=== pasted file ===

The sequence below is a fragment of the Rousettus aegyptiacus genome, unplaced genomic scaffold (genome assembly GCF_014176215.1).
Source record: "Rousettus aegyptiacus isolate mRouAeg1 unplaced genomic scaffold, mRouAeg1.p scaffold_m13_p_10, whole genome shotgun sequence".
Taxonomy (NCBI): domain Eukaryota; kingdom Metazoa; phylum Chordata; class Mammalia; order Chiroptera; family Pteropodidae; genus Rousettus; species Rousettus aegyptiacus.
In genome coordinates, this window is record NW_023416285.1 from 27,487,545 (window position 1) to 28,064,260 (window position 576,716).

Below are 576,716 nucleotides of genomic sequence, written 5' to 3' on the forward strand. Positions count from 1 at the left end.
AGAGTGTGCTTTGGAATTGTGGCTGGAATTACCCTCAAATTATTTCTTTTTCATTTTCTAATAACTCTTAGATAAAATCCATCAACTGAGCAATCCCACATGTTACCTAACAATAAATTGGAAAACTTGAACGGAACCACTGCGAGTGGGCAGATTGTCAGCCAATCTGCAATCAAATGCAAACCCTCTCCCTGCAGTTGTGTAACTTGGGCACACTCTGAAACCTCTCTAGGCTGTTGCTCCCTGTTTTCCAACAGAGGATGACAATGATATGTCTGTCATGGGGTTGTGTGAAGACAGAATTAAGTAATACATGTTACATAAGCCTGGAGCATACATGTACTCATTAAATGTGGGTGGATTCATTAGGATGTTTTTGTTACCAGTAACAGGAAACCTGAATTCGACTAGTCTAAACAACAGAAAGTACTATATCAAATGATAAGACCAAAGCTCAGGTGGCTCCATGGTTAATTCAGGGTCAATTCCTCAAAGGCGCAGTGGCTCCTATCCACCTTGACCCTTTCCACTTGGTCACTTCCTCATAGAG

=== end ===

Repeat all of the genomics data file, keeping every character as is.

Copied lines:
The sequence below is a fragment of the Rousettus aegyptiacus genome, unplaced genomic scaffold (genome assembly GCF_014176215.1).
Source record: "Rousettus aegyptiacus isolate mRouAeg1 unplaced genomic scaffold, mRouAeg1.p scaffold_m13_p_10, whole genome shotgun sequence".
Taxonomy (NCBI): domain Eukaryota; kingdom Metazoa; phylum Chordata; class Mammalia; order Chiroptera; family Pteropodidae; genus Rousettus; species Rousettus aegyptiacus.
In genome coordinates, this window is record NW_023416285.1 from 27,487,545 (window position 1) to 28,064,260 (window position 576,716).

Below are 576,716 nucleotides of genomic sequence, written 5' to 3' on the forward strand. Positions count from 1 at the left end.
AGAGTGTGCTTTGGAATTGTGGCTGGAATTACCCTCAAATTATTTCTTTTTCATTTTCTAATAACTCTTAGATAAAATCCATCAACTGAGCAATCCCACATGTTACCTAACAATAAATTGGAAAACTTGAACGGAACCACTGCGAGTGGGCAGATTGTCAGCCAATCTGCAATCAAATGCAAACCCTCTCCCTGCAGTTGTGTAACTTGGGCACACTCTGAAACCTCTCTAGGCTGTTGCTCCCTGTTTTCCAACAGAGGATGACAATGATATGTCTGTCATGGGGTTGTGTGAAGACAGAATTAAGTAATACATGTTACATAAGCCTGGAGCATACATGTACTCATTAAATGTGGGTGGATTCATTAGGATGTTTTTGTTACCAGTAACAGGAAACCTGAATTCGACTAGTCTAAACAACAGAAAGTACTATATCAAATGATAAGACCAAAGCTCAGGTGGCTCCATGGTTAATTCAGGGTCAATTCCTCAAAGGCGCAGTGGCTCCTATCCACCTTGACCCTTTCCACTTGGTCACTTCCTCATAGAG